Background: Patients in long-term acute care (LTAC) facilities often have many known risk factors for acquisition of antibiotic-resistant bacteria. However, the prevalence of resistance in these facilities has not been well described.
Methods: We performed a single-day, point-prevalence study of a 180-bed, university-affiliated LTAC facility in Baltimore to assess the prevalence of methicillin-resistant Staphylococcus aureus (MRSA) and Acinetobacter baumannii in the anterior nares, perirectal area, sputum, and wounds.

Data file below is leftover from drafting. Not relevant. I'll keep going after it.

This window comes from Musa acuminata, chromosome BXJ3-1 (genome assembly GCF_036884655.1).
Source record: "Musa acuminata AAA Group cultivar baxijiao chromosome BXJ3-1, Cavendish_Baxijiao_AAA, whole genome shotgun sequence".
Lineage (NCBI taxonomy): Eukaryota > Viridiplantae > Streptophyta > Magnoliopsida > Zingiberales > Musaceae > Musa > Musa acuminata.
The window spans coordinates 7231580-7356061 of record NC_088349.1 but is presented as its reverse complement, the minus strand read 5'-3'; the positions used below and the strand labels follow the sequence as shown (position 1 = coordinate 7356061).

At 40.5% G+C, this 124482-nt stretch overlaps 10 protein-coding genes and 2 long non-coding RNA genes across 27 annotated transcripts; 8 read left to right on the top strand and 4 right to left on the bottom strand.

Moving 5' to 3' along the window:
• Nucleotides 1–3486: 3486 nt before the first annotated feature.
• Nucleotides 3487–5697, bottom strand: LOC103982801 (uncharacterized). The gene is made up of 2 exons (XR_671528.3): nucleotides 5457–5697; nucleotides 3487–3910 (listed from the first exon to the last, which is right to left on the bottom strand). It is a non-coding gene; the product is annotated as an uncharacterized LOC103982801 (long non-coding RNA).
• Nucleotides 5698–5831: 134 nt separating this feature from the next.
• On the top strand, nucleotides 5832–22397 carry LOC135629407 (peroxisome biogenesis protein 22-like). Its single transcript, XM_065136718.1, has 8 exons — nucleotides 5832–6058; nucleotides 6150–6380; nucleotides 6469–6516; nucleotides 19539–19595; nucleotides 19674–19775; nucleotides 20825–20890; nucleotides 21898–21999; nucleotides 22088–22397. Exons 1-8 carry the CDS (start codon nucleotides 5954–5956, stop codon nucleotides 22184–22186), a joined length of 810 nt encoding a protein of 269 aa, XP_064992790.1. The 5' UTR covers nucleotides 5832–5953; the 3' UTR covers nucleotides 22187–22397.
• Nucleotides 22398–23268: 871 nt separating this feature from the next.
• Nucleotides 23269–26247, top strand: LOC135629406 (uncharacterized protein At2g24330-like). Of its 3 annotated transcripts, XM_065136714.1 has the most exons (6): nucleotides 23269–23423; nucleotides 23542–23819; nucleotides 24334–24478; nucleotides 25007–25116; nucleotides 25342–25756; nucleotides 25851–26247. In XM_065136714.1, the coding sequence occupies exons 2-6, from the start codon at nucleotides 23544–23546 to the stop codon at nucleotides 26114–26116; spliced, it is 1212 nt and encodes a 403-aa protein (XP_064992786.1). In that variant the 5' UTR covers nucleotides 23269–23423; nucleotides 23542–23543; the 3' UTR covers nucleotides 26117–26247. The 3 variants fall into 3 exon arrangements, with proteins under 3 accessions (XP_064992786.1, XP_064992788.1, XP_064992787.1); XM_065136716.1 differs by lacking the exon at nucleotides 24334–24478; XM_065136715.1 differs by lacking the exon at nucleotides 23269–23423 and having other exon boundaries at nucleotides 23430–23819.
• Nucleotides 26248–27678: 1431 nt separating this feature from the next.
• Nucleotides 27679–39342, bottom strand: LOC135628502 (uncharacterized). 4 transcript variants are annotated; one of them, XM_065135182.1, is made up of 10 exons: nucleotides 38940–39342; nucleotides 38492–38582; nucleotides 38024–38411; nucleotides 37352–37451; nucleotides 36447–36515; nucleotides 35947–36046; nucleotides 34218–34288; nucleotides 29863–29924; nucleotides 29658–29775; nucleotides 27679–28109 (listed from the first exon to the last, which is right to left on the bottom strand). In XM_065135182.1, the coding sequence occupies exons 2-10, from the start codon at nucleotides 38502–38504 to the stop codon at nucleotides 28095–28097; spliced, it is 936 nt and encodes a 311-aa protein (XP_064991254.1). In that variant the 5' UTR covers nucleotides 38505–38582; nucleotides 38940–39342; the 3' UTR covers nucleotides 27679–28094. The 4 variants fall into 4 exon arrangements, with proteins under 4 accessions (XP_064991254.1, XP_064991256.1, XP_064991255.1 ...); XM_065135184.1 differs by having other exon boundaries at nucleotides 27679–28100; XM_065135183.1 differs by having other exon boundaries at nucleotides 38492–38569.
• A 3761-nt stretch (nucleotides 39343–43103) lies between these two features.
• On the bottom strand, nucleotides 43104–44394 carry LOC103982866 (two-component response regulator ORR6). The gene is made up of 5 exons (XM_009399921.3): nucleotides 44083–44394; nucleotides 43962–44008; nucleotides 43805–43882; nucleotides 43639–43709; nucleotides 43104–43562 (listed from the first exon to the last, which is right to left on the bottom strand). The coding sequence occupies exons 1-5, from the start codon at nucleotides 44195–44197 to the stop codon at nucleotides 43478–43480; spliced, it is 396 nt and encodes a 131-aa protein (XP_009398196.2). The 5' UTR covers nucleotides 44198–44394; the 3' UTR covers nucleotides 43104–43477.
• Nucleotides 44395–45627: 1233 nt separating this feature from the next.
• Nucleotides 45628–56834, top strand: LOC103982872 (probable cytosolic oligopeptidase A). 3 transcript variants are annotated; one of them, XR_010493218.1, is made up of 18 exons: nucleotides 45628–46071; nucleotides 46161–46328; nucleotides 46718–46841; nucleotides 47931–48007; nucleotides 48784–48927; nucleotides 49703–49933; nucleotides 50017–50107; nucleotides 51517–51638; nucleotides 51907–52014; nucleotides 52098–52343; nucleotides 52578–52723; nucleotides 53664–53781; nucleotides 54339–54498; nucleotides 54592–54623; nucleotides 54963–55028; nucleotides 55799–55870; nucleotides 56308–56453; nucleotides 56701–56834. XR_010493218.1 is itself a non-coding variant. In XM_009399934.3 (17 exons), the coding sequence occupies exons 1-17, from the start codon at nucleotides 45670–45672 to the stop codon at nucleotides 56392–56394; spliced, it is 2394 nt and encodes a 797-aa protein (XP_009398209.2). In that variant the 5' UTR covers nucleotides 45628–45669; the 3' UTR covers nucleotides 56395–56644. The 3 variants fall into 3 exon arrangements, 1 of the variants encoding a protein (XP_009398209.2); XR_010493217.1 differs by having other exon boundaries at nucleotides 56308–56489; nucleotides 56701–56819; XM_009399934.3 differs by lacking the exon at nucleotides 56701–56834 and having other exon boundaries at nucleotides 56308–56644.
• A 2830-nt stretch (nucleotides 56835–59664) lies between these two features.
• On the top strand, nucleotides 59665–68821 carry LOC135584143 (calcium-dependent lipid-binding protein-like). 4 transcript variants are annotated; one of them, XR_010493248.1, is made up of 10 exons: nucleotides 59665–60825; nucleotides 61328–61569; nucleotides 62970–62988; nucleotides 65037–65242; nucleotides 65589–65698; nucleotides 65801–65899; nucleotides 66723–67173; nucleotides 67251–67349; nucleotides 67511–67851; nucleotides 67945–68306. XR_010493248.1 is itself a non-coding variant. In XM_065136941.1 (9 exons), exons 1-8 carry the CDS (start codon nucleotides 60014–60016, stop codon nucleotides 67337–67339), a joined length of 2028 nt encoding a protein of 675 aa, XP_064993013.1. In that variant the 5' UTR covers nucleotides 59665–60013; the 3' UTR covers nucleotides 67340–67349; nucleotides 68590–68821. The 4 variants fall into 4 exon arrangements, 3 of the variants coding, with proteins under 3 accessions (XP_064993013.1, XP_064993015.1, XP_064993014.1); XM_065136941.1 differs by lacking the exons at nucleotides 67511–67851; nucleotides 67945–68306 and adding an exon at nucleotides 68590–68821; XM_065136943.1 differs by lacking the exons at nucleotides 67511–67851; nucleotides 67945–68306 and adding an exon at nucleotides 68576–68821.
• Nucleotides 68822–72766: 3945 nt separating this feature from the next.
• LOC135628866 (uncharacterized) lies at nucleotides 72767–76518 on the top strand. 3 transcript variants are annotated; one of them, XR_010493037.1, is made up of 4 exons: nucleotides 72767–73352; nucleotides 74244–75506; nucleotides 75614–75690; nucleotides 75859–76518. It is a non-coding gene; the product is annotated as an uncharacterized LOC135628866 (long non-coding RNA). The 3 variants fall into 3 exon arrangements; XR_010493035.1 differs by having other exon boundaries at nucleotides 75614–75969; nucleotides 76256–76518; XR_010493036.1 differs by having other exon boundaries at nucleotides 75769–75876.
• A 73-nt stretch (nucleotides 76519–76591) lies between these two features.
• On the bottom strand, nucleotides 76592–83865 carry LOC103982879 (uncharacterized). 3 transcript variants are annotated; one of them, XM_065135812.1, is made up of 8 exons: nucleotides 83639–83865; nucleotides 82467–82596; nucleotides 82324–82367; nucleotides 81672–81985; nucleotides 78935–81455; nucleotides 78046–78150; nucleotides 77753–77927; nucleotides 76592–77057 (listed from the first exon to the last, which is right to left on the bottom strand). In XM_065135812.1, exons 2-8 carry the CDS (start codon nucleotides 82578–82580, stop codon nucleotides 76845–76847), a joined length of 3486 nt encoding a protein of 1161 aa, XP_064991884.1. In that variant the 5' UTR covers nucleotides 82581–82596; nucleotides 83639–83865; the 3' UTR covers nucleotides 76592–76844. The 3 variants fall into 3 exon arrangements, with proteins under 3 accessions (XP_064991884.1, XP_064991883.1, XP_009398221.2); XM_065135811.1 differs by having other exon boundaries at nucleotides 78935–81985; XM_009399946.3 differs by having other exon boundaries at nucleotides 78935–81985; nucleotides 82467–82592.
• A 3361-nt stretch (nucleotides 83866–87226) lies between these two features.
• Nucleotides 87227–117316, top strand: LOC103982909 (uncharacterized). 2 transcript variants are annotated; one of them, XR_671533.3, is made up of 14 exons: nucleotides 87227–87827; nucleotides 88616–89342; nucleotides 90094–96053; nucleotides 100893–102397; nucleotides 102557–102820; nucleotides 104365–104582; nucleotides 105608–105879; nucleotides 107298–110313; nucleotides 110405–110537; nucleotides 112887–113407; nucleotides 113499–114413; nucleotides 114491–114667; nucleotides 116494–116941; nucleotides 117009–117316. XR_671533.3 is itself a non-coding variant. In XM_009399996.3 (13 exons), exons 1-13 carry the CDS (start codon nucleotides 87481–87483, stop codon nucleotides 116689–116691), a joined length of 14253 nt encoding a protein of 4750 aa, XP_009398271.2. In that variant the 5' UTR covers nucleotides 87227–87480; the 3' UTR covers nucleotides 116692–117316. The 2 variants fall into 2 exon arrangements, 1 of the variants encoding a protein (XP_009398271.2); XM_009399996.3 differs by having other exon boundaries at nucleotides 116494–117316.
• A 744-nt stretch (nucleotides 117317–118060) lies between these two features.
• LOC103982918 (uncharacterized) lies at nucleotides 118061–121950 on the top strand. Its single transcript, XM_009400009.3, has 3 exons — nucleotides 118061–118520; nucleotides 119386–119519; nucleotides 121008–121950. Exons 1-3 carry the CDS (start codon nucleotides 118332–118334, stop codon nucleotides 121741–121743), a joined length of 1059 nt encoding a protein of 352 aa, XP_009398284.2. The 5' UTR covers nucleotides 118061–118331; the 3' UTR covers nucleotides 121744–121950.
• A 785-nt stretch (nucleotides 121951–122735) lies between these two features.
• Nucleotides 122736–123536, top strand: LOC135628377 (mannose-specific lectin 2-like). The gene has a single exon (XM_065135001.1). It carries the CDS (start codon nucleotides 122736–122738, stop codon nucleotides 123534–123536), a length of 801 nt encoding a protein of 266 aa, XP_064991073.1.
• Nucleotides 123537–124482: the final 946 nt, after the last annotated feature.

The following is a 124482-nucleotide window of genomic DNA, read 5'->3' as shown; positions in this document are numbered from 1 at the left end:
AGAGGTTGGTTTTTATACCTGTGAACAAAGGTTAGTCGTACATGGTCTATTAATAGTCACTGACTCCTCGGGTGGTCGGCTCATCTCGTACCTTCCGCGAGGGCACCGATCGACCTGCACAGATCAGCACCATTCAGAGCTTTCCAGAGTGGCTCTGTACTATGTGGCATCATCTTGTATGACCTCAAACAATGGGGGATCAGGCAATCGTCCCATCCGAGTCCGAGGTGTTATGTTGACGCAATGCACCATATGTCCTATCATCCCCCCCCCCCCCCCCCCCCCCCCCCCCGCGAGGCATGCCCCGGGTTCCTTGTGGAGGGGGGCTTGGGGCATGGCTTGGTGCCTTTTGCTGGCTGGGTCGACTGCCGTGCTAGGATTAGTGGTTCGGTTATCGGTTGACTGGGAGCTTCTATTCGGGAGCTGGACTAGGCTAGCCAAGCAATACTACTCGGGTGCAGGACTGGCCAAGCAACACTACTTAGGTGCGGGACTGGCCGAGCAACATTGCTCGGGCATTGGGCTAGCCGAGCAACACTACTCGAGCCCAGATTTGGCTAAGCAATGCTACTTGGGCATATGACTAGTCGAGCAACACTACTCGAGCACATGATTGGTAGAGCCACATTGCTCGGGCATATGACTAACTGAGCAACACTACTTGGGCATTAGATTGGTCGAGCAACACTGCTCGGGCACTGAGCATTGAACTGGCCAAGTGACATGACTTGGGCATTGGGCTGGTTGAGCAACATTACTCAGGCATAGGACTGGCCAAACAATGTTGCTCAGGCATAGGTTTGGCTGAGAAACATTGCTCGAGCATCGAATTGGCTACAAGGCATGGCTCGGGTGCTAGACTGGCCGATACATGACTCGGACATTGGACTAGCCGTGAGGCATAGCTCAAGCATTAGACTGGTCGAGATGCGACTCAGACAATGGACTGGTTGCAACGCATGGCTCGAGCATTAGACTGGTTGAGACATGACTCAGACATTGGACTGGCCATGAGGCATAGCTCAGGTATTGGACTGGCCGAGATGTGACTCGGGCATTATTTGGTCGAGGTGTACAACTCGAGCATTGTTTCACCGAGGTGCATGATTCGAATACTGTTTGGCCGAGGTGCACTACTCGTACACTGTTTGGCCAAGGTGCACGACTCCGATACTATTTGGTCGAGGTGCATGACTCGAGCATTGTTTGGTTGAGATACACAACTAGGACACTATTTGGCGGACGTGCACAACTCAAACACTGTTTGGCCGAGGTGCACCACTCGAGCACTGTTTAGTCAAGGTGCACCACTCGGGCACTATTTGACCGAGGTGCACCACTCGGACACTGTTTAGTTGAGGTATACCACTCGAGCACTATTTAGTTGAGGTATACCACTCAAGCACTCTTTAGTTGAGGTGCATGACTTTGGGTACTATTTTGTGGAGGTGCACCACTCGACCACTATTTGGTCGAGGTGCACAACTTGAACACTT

Results: Among the 147 patients evaluated, we found a high prevalence of colonization by both MRSA (28%) and A baumannii (30%). Of the A baumannii isolates, 90% were susceptible to imipenem and 92% were susceptible to ampicillin-sulbactam. No isolates were resistant to both imipenem and ampicillin-sulbactam.
Conclusion: The high prevalence of resistance found in this study supports the need for increased surveillance of patients in the LTAC environment. The fact that these patients are often frequently transferred to tertiary care facilities also supports the need for coordination and collaboration among facilities within the same health care system and the broader geographic area.